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How to Plant Fruits & Vegetables in Planters

By Nannette Richford ; Updated September 21, 2017

Planting fruits and vegetables in planters makes it possible to grow plants in areas where the soil is unsuitable for growing and provides convenient access to plants. Planters can be positioned at any level to meet the needs of the gardener. Because planters occupy a small area, caring for plants requires less time and does not require cultivating large areas of soil. The time investment is reduced, and the expense of large garden tools and equipment is avoided. Tend to fruits and vegetables in planters with a few simple hand tools.

Select planters in the size and shape to meet your growing needs. Large plants such as tomatoes require 12 inches or more in depth to support the plant. Small vegetables, such as salad greens, radish and herbs ,require little space and can be planted successfully in planters with a depth of 6 inches or less.

Provide adequate drainage by drilling holes in the bottom of the planter to allow water to drain through the bottom. Although plants require moisture to thrive, soggy soil prevents oxygen from reaching roots and invites disease.

Place the planter in a sunny location that receives at least 6 to 8 hours a day. Plants require adequate sunlight to produce abundant fruit. Unless you live in the extreme south where afternoon sun is intense, afternoon sun is best.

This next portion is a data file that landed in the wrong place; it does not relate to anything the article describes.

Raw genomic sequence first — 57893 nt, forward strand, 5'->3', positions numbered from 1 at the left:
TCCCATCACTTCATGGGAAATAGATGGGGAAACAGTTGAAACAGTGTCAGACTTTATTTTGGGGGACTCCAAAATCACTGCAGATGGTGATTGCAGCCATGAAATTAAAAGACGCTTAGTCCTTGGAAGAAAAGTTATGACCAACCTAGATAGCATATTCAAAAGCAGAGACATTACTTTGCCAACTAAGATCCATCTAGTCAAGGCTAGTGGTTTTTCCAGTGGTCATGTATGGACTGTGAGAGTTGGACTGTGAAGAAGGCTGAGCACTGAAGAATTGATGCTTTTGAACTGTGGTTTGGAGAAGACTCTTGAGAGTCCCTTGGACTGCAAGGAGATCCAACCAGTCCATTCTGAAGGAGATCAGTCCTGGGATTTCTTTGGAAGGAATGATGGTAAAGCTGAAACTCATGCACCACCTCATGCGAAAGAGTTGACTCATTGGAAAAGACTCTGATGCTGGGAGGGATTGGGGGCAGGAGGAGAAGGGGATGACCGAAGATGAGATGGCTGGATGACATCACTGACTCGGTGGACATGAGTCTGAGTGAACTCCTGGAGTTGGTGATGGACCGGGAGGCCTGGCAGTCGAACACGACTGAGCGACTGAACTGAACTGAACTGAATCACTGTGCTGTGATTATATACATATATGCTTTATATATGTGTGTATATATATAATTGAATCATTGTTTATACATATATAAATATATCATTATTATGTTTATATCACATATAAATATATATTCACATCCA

Fill the pots with soil rich in organic matter. Begin with a mixture of equal parts potting soil, perlite and peat moss and add well-rotted manure or compost. Combine 1/3 organic matter to 2/3 of the potting mixture and mix well to create rich, loose soil brimming with organic matter to support growing plants.

Plant seedlings to the original soil level and firm down gently with your hands to secure the plant and to eliminate air pockets. Because space is not required for walking or cultivating the soil, plants can be spaced closer in planters than in garden soil. Space plants to the recommended row spacing in all directions. For example, onions can be planted 4 inches apart in all directions, making it possible to plant more crops in a smaller area.

Establish routine watering. Daily watering may be necessary as soil dries quickly in planters or containers. Check the soil by sticking your finger 1 inch below the surface of the soil. If soil feels dry, provide water. Water thoroughly to moisten all soil and allow the soil to dry before watering again.

Provide supplemental fertilizer. Water-soluble formulas applied every 10 to 14 days provide plants with the nutrients needed for lush growth. Nutrients quickly leach from the soil in planters or containers, so replacing lost nutrients is necessary for vigorous growth.


Things You Will Need

  • Planters
  • Soil mix
  • Water-soluble fertilizer
  • Seedlings/seeds


  • Follow the recommended application rate for fertilizers.

About the Author


Nannette Richford is an avid gardener, teacher and nature enthusiast with more than four years' experience in online writing. Richford holds a Bachelor of Science in secondary education from the University of Maine Orono and certifications in teaching 7-12 English, K-8 General Elementary and Birth to age 5.